DSW first blog

As the very first full DSW blog I thought I would just say a little bit about how the project itself got started.  Partly because I am responsible for us being where we are.  Other partly because it just seems like a good place to start, before I tell you about developing 'Oxygen', or about being in development with actors and creative team.

In 2008 I saw a printed copy of a photograph, of a group of people, who were predominantly women and children, holding a banner saying – 'National Union of Women's Suffrage Societies – Land's End to London'.  They were held in sepia.  Another world staring back at me, and I began to wonder who they were.  What they were doing, as some of the women steadied their bicycles, a very modern mode of transport at the time for women, as they waited for the camera to flash its light. 

I was intrigued and I wanted to know more. 


You can see the image on the Dreadnought South West Association website.  It has stayed with me for a long time now.  I have been keeping it close to me all this time.  Even now, years later when I have held an original in my hands.

I discovered that the people in the image were part of the many people who ventured along the South West route of the Great 1913 Suffrage Pilgrimage.  I had never heard about this particular pilgrimage and the more I looked, the more I realised it hadn't been that widely documented.  This made me even more curious and it struck me that I didn't really know that much at all about the suffrage movement.  So off I went to find out some more.

Held in sepia.  Another world staring back at me, and me wondering about a way  to bring it back to life.  In the twenty-first century.  

I wanted to know if their story had already been told. So I started to research in the British Library and this led me to a book called, 'Friends and Visitors: A History of the Women's Suffrage Movement in Cornwall, 1870-1914' by Kathryn Bradley.  It is published by the Patten Press, which is the publishing arm of the Hypatia Trust, in Penzance, Cornwall. 

I found a route emerging.  A centenary that warranted celebrating.

And I asked myself what might it mean to walk for a cause almost one hundred years ago, as a woman, all that way or even for part of it.  I started to think hard about causes.  I started to really think about the significance of the campaign of votes for women.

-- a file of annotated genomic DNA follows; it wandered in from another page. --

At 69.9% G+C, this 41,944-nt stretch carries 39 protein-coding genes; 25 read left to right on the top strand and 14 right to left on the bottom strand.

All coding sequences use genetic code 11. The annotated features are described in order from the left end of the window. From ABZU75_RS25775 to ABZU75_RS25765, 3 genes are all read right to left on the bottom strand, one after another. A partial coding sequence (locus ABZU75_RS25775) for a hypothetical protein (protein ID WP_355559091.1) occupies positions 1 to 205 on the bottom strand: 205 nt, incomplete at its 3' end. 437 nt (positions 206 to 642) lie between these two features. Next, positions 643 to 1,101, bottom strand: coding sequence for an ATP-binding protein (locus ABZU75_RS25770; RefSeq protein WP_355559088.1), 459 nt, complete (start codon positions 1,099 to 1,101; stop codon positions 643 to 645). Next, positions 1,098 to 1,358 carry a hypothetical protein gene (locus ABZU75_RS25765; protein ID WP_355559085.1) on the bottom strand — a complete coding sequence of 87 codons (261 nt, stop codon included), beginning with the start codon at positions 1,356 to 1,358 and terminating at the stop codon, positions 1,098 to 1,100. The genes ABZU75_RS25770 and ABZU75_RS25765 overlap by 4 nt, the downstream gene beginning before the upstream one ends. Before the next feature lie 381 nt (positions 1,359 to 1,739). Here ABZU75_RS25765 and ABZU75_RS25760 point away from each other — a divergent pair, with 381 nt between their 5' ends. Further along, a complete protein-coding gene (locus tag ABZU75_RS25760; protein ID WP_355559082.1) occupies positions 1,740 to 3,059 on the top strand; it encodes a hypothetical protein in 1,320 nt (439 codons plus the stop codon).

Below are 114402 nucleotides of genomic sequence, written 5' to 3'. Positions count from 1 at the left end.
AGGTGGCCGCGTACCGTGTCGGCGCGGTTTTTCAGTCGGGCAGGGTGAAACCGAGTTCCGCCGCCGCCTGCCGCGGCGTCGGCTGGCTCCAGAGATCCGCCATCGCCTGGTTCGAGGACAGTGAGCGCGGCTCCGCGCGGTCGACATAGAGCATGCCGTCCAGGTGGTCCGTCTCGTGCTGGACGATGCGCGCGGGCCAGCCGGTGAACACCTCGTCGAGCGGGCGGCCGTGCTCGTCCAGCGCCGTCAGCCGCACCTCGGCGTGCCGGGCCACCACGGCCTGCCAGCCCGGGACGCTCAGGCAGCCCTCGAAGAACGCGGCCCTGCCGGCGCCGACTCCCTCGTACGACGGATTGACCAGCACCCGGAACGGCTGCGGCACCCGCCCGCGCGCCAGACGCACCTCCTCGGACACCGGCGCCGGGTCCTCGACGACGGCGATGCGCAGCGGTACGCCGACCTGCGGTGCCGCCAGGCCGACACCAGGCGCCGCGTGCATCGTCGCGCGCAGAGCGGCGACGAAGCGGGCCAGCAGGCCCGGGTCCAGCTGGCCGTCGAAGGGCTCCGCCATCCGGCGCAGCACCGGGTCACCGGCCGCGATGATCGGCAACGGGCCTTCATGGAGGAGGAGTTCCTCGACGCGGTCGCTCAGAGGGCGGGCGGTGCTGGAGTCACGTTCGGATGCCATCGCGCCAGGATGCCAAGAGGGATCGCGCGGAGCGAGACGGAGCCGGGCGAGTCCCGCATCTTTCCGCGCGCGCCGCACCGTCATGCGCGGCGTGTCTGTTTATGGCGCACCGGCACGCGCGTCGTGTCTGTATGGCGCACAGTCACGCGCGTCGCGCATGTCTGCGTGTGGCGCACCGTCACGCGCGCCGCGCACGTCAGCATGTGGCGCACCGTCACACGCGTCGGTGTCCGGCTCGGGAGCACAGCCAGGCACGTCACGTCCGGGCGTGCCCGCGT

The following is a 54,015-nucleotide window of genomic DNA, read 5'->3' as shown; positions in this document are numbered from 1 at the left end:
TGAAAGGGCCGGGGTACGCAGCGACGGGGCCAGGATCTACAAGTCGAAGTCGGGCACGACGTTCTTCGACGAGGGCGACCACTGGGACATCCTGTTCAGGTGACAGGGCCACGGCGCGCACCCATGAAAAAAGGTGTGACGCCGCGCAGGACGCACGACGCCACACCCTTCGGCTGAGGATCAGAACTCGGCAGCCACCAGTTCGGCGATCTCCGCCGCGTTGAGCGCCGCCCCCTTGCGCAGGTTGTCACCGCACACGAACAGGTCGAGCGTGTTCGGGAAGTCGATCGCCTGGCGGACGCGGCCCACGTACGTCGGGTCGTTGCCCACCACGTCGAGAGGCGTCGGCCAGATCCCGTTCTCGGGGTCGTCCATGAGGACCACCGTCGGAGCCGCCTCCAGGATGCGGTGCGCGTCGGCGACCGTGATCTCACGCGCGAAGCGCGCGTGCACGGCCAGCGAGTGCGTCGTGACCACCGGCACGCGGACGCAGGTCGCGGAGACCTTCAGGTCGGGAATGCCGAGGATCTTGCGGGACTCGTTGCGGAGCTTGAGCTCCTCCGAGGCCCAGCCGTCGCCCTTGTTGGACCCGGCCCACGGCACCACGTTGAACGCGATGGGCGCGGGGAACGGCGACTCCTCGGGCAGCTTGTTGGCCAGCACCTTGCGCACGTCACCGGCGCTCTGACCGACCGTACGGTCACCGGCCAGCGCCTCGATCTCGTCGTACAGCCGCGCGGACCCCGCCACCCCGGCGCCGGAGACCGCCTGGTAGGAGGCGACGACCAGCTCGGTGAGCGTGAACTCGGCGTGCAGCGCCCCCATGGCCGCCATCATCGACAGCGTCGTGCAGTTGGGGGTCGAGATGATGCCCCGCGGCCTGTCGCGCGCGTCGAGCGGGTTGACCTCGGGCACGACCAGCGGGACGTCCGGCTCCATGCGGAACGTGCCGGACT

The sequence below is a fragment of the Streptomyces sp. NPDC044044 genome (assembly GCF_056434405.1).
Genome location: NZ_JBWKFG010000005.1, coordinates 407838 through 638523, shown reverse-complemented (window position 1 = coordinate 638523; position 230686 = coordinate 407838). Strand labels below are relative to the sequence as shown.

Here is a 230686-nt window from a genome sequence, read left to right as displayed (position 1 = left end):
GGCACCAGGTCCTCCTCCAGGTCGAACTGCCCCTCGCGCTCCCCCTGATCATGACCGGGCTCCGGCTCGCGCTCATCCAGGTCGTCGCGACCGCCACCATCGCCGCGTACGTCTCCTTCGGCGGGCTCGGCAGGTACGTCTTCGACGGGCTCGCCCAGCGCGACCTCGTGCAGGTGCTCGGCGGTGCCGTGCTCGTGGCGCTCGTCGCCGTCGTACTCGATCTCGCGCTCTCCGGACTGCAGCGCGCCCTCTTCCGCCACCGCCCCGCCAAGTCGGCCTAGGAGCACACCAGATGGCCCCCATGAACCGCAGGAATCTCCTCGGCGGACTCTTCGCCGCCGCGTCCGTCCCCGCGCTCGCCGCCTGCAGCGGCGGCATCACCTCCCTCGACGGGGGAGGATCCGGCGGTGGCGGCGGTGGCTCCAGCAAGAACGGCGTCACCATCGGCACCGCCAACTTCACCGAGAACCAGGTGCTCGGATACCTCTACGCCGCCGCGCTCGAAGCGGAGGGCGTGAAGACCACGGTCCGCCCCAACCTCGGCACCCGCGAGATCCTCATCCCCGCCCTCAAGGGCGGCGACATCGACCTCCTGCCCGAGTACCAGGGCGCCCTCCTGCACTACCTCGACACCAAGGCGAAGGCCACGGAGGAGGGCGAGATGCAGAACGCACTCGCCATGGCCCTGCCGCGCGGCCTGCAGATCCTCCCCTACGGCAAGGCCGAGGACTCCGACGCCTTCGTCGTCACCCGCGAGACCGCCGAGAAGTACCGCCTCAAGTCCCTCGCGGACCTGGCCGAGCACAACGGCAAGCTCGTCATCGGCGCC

Me in the twenty-first century with my right to vote.

And so from here I was able to begin to join up some of the dots.  Map some of the places along the route that were taken through Cornwall in 1913.  It was an inspiring start.  I wondered about a touring theatre show along this part of their journey.  One hundred years ago.

I wondered if it was possible as a centenary celebration. 

There were some early conversations with Sarah Pym, from The Works in Cornwall to test out the idea.  It was a big step at the time trying to articulate what I thought a project in response to the pilgrimage might be.  I had to go and figure this out.  I'd never led a project before.  I didn't have a language for it. 

I talked to Sarah Scaife, (curator and artist) early on about the idea and she put some good thoughts my way in relationship to heritage and research.

Then I contacted Melissa Hardie at the Hypatia Trust, after a recommendation from my friend Heidi Stephenson, to see if I might do some research in Cornwall. Melissa offered me a Fellowship, which gave me access their collections.  To have space to live and work and imagine in, at the Jamieson Library.  I did a lot of dreaming and thinking there. 

A gift.  A gift for any artist. 

When I invited director Josie Sutcliffe to join me on the project I knew I would be inspired and challenged by her thinking, experience and conversation.  We tested out some of that thinking around the project to Polly Agg Manning, when she was at the Hall for Cornwall, and her response was an enthusiasm which spurred us on.

Josie in turn invited cultural managers Sue Kay and Mary Schwarz to meet with us.  Sue and Mary then helped us to shape our ideas and were instrumental in the vision for what has become Dreadnought South West.  Through funding from the Peggy Ramsay Foundation and Arts Council England, we were able to undertake an R & D phase last year. 

Twelve months before the centenary.  The clock was ticking merrily away.

Stories appeared.  The whole route emerged before our eyes and the ambitious notion of connecting the region through the pilgrimage route took us by surprise. But we were greeted by a multitude of excited and responsive individuals and organisations from Land's End to Marlborough.  They became our partners and supporters and are with us now as we make this project work.  I will talk about this further in another blog.

Josie and I have worked closely with our lead artists Nicci Wonnacott and Catherine Cartwright from early on, and it is with them many ideas about art and activism and women's stories that have richly added to our project.

It is also not possible without the public subsidy we have received from Arts Council England, and the support from our regional officers here in the South West who have advised us along the way.

If you were to ask me what I am personally most excited about, it would be this: that the women who walked in 1913 across England and Wales are going to be  honoured.  That such a part of our rich and diverse history, that has inspired so many of us involved in Dreadnought South West will not go unnoticed.  That a history about women's voices and stories, never celebrated and marked in this way before will happen. 

We are very proud of our project and all the overwhelming and generous support it has gathered. 

Thanks to all involved and working with us.  It isn't possible without you.

Natalie McGrath

Joint Project Director of DSW & writer of 'Oxygen'

March 2013

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